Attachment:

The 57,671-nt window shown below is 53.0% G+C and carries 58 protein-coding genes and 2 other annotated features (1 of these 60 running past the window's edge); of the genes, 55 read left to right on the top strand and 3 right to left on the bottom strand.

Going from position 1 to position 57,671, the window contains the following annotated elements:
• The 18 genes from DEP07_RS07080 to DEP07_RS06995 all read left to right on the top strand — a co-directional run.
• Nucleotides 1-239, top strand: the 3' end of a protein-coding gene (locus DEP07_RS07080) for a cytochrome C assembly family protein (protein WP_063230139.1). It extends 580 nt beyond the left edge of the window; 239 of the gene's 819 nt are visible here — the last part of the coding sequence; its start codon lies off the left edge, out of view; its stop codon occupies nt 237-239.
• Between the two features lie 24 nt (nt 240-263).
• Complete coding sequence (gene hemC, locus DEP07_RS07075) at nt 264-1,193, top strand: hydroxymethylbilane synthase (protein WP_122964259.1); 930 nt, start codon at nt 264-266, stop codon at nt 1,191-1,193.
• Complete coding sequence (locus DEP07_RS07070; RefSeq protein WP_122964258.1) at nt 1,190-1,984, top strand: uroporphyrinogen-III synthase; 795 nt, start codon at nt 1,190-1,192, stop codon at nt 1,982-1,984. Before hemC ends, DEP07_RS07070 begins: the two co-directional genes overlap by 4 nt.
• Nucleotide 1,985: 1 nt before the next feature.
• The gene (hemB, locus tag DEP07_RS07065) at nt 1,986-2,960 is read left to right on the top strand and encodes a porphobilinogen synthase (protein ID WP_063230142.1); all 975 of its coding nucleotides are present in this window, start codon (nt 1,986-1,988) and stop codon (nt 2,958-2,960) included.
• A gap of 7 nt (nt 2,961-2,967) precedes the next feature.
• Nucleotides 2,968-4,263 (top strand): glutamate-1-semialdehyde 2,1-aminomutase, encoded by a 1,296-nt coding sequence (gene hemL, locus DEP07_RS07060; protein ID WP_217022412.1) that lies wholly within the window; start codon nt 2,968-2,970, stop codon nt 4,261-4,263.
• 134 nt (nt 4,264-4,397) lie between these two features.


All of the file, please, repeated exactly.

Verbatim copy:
The 57,671-nt window shown below is 53.0% G+C and carries 58 protein-coding genes and 2 other annotated features (1 of these 60 running past the window's edge); of the genes, 55 read left to right on the top strand and 3 right to left on the bottom strand.

Going from position 1 to position 57,671, the window contains the following annotated elements:
• The 18 genes from DEP07_RS07080 to DEP07_RS06995 all read left to right on the top strand — a co-directional run.
• Nucleotides 1-239, top strand: the 3' end of a protein-coding gene (locus DEP07_RS07080) for a cytochrome C assembly family protein (protein WP_063230139.1). It extends 580 nt beyond the left edge of the window; 239 of the gene's 819 nt are visible here — the last part of the coding sequence; its start codon lies off the left edge, out of view; its stop codon occupies nt 237-239.
• Between the two features lie 24 nt (nt 240-263).
• Complete coding sequence (gene hemC, locus DEP07_RS07075) at nt 264-1,193, top strand: hydroxymethylbilane synthase (protein WP_122964259.1); 930 nt, start codon at nt 264-266, stop codon at nt 1,191-1,193.
• Complete coding sequence (locus DEP07_RS07070; RefSeq protein WP_122964258.1) at nt 1,190-1,984, top strand: uroporphyrinogen-III synthase; 795 nt, start codon at nt 1,190-1,192, stop codon at nt 1,982-1,984. Before hemC ends, DEP07_RS07070 begins: the two co-directional genes overlap by 4 nt.
• Nucleotide 1,985: 1 nt before the next feature.
• The gene (hemB, locus tag DEP07_RS07065) at nt 1,986-2,960 is read left to right on the top strand and encodes a porphobilinogen synthase (protein ID WP_063230142.1); all 975 of its coding nucleotides are present in this window, start codon (nt 1,986-1,988) and stop codon (nt 2,958-2,960) included.
• A gap of 7 nt (nt 2,961-2,967) precedes the next feature.
• Nucleotides 2,968-4,263 (top strand): glutamate-1-semialdehyde 2,1-aminomutase, encoded by a 1,296-nt coding sequence (gene hemL, locus DEP07_RS07060; protein ID WP_217022412.1) that lies wholly within the window; start codon nt 2,968-2,970, stop codon nt 4,261-4,263.
• 134 nt (nt 4,264-4,397) lie between these two features.